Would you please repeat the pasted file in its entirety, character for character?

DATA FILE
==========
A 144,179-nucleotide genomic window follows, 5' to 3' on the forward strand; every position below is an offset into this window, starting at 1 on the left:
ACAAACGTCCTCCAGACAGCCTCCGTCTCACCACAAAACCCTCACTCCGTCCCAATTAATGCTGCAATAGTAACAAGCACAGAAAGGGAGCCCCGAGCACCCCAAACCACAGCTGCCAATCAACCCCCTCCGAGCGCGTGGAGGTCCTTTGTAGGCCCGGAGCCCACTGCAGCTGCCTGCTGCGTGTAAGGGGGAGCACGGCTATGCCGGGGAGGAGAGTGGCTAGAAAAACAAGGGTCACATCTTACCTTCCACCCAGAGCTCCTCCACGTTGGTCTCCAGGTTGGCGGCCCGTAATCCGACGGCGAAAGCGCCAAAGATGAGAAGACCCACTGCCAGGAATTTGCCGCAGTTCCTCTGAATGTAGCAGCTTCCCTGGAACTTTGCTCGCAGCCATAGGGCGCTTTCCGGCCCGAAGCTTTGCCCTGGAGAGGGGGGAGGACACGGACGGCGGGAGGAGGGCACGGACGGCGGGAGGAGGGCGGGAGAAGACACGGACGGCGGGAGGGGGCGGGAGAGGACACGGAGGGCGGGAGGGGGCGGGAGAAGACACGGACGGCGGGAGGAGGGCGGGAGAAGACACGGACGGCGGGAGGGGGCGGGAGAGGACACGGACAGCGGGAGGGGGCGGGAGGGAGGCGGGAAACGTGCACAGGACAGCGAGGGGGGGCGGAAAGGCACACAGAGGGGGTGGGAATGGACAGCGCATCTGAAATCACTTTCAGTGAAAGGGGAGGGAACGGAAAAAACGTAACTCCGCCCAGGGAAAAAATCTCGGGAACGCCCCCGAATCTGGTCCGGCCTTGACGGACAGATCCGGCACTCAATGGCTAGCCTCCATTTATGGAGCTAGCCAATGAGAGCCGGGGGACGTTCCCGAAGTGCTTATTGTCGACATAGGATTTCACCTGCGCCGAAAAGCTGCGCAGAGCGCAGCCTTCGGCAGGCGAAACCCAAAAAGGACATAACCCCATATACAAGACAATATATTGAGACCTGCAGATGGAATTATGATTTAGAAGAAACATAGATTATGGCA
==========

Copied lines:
A 144,179-nucleotide genomic window follows, 5' to 3' on the forward strand; every position below is an offset into this window, starting at 1 on the left:
ACAAACGTCCTCCAGACAGCCTCCGTCTCACCACAAAACCCTCACTCCGTCCCAATTAATGCTGCAATAGTAACAAGCACAGAAAGGGAGCCCCGAGCACCCCAAACCACAGCTGCCAATCAACCCCCTCCGAGCGCGTGGAGGTCCTTTGTAGGCCCGGAGCCCACTGCAGCTGCCTGCTGCGTGTAAGGGGGAGCACGGCTATGCCGGGGAGGAGAGTGGCTAGAAAAACAAGGGTCACATCTTACCTTCCACCCAGAGCTCCTCCACGTTGGTCTCCAGGTTGGCGGCCCGTAATCCGACGGCGAAAGCGCCAAAGATGAGAAGACCCACTGCCAGGAATTTGCCGCAGTTCCTCTGAATGTAGCAGCTTCCCTGGAACTTTGCTCGCAGCCATAGGGCGCTTTCCGGCCCGAAGCTTTGCCCTGGAGAGGGGGGAGGACACGGACGGCGGGAGGAGGGCACGGACGGCGGGAGGAGGGCGGGAGAAGACACGGACGGCGGGAGGGGGCGGGAGAGGACACGGAGGGCGGGAGGGGGCGGGAGAAGACACGGACGGCGGGAGGAGGGCGGGAGAAGACACGGACGGCGGGAGGGGGCGGGAGAGGACACGGACAGCGGGAGGGGGCGGGAGGGAGGCGGGAAACGTGCACAGGACAGCGAGGGGGGGCGGAAAGGCACACAGAGGGGGTGGGAATGGACAGCGCATCTGAAATCACTTTCAGTGAAAGGGGAGGGAACGGAAAAAACGTAACTCCGCCCAGGGAAAAAATCTCGGGAACGCCCCCGAATCTGGTCCGGCCTTGACGGACAGATCCGGCACTCAATGGCTAGCCTCCATTTATGGAGCTAGCCAATGAGAGCCGGGGGACGTTCCCGAAGTGCTTATTGTCGACATAGGATTTCACCTGCGCCGAAAAGCTGCGCAGAGCGCAGCCTTCGGCAGGCGAAACCCAAAAAGGACATAACCCCATATACAAGACAATATATTGAGACCTGCAGATGGAATTATGATTTAGAAGAAACATAGATTATGGCA